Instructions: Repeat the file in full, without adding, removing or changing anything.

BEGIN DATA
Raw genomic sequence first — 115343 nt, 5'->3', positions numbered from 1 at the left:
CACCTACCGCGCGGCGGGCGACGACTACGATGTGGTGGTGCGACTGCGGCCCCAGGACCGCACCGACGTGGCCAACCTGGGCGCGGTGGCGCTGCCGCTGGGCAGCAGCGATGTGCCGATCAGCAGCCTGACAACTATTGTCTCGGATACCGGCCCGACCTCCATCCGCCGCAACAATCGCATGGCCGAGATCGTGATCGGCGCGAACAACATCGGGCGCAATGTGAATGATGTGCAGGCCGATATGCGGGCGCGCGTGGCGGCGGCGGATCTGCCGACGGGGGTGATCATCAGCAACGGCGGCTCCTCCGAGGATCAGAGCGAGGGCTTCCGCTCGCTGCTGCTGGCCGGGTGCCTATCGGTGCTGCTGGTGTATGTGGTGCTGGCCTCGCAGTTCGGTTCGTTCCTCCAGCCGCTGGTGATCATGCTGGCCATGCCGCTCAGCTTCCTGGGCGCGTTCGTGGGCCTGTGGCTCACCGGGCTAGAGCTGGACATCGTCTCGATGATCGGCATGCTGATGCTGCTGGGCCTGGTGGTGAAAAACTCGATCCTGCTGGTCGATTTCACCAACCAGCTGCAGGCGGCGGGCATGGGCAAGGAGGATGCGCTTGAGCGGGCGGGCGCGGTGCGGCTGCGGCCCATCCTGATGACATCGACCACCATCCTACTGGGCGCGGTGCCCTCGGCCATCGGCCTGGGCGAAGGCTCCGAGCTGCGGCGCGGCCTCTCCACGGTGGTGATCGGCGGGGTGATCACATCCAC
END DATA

Raw genomic sequence first — 115343 nt, 5'->3', positions numbered from 1 at the left:
CACCTACCGCGCGGCGGGCGACGACTACGATGTGGTGGTGCGACTGCGGCCCCAGGACCGCACCGACGTGGCCAACCTGGGCGCGGTGGCGCTGCCGCTGGGCAGCAGCGATGTGCCGATCAGCAGCCTGACAACTATTGTCTCGGATACCGGCCCGACCTCCATCCGCCGCAACAATCGCATGGCCGAGATCGTGATCGGCGCGAACAACATCGGGCGCAATGTGAATGATGTGCAGGCCGATATGCGGGCGCGCGTGGCGGCGGCGGATCTGCCGACGGGGGTGATCATCAGCAACGGCGGCTCCTCCGAGGATCAGAGCGAGGGCTTCCGCTCGCTGCTGCTGGCCGGGTGCCTATCGGTGCTGCTGGTGTATGTGGTGCTGGCCTCGCAGTTCGGTTCGTTCCTCCAGCCGCTGGTGATCATGCTGGCCATGCCGCTCAGCTTCCTGGGCGCGTTCGTGGGCCTGTGGCTCACCGGGCTAGAGCTGGACATCGTCTCGATGATCGGCATGCTGATGCTGCTGGGCCTGGTGGTGAAAAACTCGATCCTGCTGGTCGATTTCACCAACCAGCTGCAGGCGGCGGGCATGGGCAAGGAGGATGCGCTTGAGCGGGCGGGCGCGGTGCGGCTGCGGCCCATCCTGATGACATCGACCACCATCCTACTGGGCGCGGTGCCCTCGGCCATCGGCCTGGGCGAAGGCTCCGAGCTGCGGCGCGGCCTCTCCACGGTGGTGATCGGCGGGGTGATCACATCCAC